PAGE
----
Point of Care HIV Testing brings News Hope to HIV Infected Newborns

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HIV testing

Comparison of Point of Care HIV Testing (POCT) with Routine Laboratory Testing (LABT) for HIV-exposed newborns revealed a promising performance of POCT Xpert test in terms of specificity, accuracy of detection, rate of false positives, time to result return, and time of antiretroviral treatment (ART) initiation.

POCT testing is an emerging approach for quick diagnosis at or near the point of care – at the place and time of patient’s care.  This approach is getting implementation for rapid detection of patient’s condition using portable instruments and kits. The results are identified within hours, which enables quicker access for treatment. The rate of patients’return following reporting the results is also higher with the Point of Care HIV testing approach as opposed to LABT testing, which takes hours to days to receive results, inform patients and initiate medical intervention.

Point of Care HIV testing is especially important when early detection is critical such as in HIV- exposed newborns, where ART is needed before the first peak of mortality at 2-3 month of age. HIV PCR testing at birth was included in South Africa in 2015 for all neonates born to HIV-infected mothers, and later on was adopted as a recommendation by World Health Organization (WHO). The challenge with newborns testing is the time window between the sampling and receiving the results, to enable initiation of the treatment before discharge of mother and infant from the hospital, to increase patient’s engagement and achieve better disease control.

A current field evaluation study reported in the Lancet compares the performance of Point of Care HIV testing (Xpert HIV=Qualitative assay) with the LABT in neonates exposed to maternal HIV (all mothers received the standard of care: life-long ART). During course of the study in 2014-2016, performed at a hospital at Johannesburg, Sought Africa, all HIV-infected mothers were invited to enroll their infants to participate in the testing using the Point of Care HIV testing approach. The LABT testing wasn’t optional as it is the standard of care.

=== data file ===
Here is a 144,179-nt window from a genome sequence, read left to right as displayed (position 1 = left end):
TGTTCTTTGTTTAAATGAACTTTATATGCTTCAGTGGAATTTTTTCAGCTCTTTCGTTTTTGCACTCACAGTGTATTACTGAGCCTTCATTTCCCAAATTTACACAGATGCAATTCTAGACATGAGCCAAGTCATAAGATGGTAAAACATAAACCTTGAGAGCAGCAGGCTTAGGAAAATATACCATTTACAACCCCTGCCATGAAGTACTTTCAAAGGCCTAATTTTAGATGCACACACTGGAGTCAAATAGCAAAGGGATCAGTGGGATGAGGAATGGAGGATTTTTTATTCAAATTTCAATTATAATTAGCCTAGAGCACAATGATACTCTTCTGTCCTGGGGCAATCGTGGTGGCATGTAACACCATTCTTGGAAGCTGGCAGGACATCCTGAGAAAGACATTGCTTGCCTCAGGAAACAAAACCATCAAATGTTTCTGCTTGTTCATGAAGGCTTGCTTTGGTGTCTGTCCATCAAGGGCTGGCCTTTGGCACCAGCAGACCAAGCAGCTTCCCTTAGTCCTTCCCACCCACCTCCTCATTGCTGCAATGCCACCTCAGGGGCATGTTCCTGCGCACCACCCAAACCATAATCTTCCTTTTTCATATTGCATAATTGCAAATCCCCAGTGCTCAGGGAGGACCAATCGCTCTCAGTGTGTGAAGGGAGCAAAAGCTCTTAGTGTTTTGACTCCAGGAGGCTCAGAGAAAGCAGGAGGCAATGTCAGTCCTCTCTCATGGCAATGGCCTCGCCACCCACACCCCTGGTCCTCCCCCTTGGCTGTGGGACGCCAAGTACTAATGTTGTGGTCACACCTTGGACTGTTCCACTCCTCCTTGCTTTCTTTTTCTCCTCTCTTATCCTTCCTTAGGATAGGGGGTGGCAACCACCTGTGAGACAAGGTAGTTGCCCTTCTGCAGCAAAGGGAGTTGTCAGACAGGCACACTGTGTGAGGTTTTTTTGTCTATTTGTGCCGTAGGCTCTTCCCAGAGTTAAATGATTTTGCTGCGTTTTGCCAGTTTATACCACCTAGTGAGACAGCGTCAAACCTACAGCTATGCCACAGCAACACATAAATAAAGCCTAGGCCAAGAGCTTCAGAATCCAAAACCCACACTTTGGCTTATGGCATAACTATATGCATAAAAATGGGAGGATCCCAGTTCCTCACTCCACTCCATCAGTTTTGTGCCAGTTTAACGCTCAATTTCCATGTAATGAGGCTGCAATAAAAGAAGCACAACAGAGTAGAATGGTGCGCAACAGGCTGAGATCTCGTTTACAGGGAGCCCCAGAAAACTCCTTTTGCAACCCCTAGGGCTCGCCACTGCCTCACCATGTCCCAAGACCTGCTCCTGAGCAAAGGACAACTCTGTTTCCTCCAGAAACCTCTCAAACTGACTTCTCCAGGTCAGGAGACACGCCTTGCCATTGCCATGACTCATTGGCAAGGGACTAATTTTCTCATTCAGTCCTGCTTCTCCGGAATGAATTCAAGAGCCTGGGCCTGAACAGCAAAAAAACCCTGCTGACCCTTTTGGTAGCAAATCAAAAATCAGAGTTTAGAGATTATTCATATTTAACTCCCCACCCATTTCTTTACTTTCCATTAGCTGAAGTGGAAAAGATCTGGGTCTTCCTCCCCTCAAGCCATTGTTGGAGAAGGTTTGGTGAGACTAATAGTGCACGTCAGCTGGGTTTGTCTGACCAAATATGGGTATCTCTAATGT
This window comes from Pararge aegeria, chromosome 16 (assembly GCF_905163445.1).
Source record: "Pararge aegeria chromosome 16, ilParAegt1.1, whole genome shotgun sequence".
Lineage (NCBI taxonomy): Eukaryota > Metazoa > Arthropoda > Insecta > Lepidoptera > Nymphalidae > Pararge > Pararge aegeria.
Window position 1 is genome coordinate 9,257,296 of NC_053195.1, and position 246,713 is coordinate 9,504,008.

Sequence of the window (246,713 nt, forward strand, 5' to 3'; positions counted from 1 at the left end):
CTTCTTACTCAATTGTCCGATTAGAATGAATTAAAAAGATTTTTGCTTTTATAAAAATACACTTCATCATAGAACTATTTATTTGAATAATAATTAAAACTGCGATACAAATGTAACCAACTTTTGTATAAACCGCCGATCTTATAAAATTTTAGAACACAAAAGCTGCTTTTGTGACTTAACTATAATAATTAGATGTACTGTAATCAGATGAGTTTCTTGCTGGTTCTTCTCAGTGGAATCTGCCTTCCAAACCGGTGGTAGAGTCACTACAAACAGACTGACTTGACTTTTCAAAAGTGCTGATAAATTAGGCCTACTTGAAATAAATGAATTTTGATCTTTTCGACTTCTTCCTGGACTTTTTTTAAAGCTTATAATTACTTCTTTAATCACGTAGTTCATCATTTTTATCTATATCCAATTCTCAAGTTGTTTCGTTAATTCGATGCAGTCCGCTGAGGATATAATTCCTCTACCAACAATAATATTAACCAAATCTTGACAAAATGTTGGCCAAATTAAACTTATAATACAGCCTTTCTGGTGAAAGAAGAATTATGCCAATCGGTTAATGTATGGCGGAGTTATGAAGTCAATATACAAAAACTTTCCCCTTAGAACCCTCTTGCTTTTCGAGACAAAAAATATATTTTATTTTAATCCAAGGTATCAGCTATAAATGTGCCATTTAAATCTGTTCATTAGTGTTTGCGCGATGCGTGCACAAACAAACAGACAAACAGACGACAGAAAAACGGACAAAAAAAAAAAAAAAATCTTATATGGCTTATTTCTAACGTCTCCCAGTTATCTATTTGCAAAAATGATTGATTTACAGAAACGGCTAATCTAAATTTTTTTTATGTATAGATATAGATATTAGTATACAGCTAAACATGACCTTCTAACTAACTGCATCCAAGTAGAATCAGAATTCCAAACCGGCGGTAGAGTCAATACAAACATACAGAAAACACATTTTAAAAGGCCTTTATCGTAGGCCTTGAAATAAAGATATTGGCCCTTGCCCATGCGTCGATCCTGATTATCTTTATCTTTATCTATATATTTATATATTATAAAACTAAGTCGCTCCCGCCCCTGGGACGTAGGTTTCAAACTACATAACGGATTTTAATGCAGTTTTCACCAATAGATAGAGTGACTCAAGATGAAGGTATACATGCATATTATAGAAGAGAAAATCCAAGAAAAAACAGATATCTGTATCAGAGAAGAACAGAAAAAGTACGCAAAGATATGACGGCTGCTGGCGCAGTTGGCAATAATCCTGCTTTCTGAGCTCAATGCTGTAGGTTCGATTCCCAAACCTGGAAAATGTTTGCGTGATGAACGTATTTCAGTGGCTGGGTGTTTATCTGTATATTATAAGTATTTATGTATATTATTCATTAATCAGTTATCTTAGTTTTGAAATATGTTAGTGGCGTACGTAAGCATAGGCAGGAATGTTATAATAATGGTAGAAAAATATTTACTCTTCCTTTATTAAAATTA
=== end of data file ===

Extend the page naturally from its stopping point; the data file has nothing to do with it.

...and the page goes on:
Out of 18,268 live births, 4,267 (23%) were of HIV-positive women. A high percentage of mothers consented to enroll in the study;4034 neonates had LABT test and approximately half of the samples (2238) had concurrent POCT (the same blood sample was used for both tests). Point of Care HIV testing identified 32 neonates with HIV, with strong agreement between the tests.  Confirmatory testing was performed on all positive samples.  The additional testing demonstrated that the Point of Care HIV testing correctly identified all cases of HIV in neonates, and contained two false positives.All LABT identified positives were also identified by Point of Care HIV testing.

Overall the implementation of Point of Care HIV testing had noticeable advantages over LABT in terms of time to results release (2.5 hours from blood drawing and result release as compared to average 43 hours from the laboratory testing), time of ART initiation (median of 5 days earlier in POCT than in LABT group), patient’s coverage (100% of patients with positive Point of Care HIV testing results received ART as compared to only 88.9% in LABT group).  As many as 96% of mothers in POCT group received their results before discharge from hospital as compared to only 53% in LABT alone group.

With all improved performances of Point of Care HIV testing in terms of time to result, earlier treatment initiation – the implementation of this approach is challenging and requires innovative portable instrumentation and kits and the overall cost-benefit analysis should be done before general full implementation.

Written by Bella Groisman, PhD

Reference:  Xpert HIV-1 point-of-care test for neonatal diagnosis of HIV in the birth testing programme of a maternity hospital: a field evaluation study, Karl-Günter Technau  et al, 2017

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